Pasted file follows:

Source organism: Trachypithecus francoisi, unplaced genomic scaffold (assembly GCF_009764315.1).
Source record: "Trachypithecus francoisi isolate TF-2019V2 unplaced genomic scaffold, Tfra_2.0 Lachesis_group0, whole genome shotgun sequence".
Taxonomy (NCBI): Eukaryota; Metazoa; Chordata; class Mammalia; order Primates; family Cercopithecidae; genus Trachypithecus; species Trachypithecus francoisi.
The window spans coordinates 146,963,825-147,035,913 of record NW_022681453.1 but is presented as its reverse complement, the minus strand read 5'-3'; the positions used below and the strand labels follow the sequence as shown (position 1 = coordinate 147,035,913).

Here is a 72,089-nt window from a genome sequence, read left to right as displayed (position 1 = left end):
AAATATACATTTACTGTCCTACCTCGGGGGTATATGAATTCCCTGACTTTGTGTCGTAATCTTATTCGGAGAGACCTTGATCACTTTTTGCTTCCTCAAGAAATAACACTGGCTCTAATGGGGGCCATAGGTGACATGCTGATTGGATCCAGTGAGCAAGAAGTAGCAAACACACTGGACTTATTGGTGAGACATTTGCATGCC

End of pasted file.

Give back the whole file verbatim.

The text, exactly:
Source organism: Trachypithecus francoisi, unplaced genomic scaffold (assembly GCF_009764315.1).
Source record: "Trachypithecus francoisi isolate TF-2019V2 unplaced genomic scaffold, Tfra_2.0 Lachesis_group0, whole genome shotgun sequence".
Taxonomy (NCBI): Eukaryota; Metazoa; Chordata; class Mammalia; order Primates; family Cercopithecidae; genus Trachypithecus; species Trachypithecus francoisi.
The window spans coordinates 146,963,825-147,035,913 of record NW_022681453.1 but is presented as its reverse complement, the minus strand read 5'-3'; the positions used below and the strand labels follow the sequence as shown (position 1 = coordinate 147,035,913).

Here is a 72,089-nt window from a genome sequence, read left to right as displayed (position 1 = left end):
AAATATACATTTACTGTCCTACCTCGGGGGTATATGAATTCCCTGACTTTGTGTCGTAATCTTATTCGGAGAGACCTTGATCACTTTTTGCTTCCTCAAGAAATAACACTGGCTCTAATGGGGGCCATAGGTGACATGCTGATTGGATCCAGTGAGCAAGAAGTAGCAAACACACTGGACTTATTGGTGAGACATTTGCATGCC